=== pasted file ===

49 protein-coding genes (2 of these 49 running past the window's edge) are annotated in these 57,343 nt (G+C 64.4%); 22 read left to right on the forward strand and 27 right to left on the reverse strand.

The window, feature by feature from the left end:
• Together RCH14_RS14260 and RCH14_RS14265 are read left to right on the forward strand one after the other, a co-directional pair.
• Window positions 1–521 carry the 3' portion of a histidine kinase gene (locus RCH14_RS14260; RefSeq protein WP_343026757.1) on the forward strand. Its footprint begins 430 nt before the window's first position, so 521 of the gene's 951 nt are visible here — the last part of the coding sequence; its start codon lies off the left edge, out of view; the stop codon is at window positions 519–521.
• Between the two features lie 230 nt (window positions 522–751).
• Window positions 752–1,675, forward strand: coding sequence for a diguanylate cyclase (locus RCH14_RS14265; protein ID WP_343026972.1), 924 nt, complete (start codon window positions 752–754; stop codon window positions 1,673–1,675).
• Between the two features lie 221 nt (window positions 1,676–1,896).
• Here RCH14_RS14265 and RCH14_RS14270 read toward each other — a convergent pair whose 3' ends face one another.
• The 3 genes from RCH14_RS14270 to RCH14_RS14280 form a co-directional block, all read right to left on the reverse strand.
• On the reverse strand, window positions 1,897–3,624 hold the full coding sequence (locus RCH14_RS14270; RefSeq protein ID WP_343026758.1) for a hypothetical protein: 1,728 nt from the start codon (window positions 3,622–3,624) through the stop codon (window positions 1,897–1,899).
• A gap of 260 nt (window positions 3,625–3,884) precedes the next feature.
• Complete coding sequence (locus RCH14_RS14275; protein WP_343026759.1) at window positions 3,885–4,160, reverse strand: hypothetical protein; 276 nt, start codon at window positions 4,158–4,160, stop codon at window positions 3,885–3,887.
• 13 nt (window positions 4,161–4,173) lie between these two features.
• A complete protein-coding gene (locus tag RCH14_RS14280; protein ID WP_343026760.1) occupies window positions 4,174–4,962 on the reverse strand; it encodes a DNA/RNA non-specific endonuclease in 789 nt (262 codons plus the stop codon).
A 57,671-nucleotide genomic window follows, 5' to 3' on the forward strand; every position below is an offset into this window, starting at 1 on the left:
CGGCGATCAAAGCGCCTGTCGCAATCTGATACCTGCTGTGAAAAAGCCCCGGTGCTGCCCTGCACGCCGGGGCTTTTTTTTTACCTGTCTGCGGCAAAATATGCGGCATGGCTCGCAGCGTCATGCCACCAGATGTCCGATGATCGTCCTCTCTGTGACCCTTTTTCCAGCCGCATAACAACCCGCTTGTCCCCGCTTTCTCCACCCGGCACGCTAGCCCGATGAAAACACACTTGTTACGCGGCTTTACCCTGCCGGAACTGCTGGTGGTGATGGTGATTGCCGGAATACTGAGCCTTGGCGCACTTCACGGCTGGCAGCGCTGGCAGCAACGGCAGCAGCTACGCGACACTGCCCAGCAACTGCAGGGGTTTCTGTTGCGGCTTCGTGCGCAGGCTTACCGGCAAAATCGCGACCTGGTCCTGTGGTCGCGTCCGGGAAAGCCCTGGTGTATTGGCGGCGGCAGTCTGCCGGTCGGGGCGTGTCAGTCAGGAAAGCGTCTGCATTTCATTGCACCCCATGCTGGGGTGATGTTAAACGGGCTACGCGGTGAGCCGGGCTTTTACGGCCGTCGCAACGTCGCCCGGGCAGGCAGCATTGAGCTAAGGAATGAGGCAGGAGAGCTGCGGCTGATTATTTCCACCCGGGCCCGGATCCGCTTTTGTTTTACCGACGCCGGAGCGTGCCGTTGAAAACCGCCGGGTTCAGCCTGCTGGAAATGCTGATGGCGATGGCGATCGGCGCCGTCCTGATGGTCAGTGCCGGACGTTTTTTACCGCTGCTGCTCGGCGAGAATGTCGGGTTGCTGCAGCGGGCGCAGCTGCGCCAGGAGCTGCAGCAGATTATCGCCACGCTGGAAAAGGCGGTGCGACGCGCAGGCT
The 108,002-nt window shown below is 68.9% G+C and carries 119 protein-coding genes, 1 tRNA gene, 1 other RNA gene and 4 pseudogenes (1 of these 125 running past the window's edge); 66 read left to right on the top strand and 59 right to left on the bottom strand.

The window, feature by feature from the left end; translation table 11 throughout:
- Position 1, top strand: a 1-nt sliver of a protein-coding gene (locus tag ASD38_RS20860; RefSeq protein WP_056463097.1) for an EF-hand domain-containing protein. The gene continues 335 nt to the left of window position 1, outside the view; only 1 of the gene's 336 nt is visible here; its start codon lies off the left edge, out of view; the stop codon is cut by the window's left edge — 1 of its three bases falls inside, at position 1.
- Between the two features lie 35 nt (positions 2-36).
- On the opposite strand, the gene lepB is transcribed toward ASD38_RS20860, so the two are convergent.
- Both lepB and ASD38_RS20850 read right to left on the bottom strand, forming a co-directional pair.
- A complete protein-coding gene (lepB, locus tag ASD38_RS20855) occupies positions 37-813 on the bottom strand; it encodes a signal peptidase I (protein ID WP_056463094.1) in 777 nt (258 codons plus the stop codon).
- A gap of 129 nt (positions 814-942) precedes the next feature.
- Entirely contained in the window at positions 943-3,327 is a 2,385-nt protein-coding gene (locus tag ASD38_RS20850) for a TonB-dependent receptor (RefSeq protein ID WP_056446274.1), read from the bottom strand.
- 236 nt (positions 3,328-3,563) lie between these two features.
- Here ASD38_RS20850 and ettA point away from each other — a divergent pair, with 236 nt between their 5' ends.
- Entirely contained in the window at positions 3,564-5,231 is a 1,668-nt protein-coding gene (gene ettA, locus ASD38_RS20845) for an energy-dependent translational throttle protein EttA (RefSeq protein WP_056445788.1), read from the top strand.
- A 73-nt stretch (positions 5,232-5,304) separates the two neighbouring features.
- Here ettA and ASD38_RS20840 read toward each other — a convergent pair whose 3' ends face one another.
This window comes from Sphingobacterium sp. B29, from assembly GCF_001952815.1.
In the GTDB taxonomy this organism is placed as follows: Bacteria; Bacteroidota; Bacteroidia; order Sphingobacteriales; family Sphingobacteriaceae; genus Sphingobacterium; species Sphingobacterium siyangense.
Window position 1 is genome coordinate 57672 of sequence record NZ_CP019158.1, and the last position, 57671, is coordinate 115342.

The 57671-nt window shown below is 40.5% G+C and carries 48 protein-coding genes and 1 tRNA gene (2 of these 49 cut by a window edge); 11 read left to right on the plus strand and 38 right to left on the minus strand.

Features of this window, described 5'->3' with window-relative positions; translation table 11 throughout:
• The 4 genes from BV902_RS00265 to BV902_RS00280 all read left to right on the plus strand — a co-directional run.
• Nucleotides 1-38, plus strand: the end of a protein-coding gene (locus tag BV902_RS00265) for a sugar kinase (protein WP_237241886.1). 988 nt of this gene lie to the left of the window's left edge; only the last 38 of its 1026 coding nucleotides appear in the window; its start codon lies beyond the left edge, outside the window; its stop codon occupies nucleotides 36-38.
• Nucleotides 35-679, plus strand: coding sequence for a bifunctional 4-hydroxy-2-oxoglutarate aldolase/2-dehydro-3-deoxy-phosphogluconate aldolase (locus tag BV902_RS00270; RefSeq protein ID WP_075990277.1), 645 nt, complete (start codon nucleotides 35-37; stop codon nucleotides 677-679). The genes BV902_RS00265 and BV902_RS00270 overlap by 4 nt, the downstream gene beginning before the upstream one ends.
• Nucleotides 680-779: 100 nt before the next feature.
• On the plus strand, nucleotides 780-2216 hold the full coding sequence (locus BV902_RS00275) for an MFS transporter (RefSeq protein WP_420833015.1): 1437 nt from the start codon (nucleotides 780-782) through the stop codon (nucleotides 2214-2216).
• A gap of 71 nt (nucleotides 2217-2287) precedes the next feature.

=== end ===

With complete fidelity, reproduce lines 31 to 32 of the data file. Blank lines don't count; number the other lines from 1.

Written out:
This window comes from Sphingobacterium sp. B29, from assembly GCF_001952815.1.
In the GTDB taxonomy this organism is placed as follows: Bacteria; Bacteroidota; Bacteroidia; order Sphingobacteriales; family Sphingobacteriaceae; genus Sphingobacterium; species Sphingobacterium siyangense.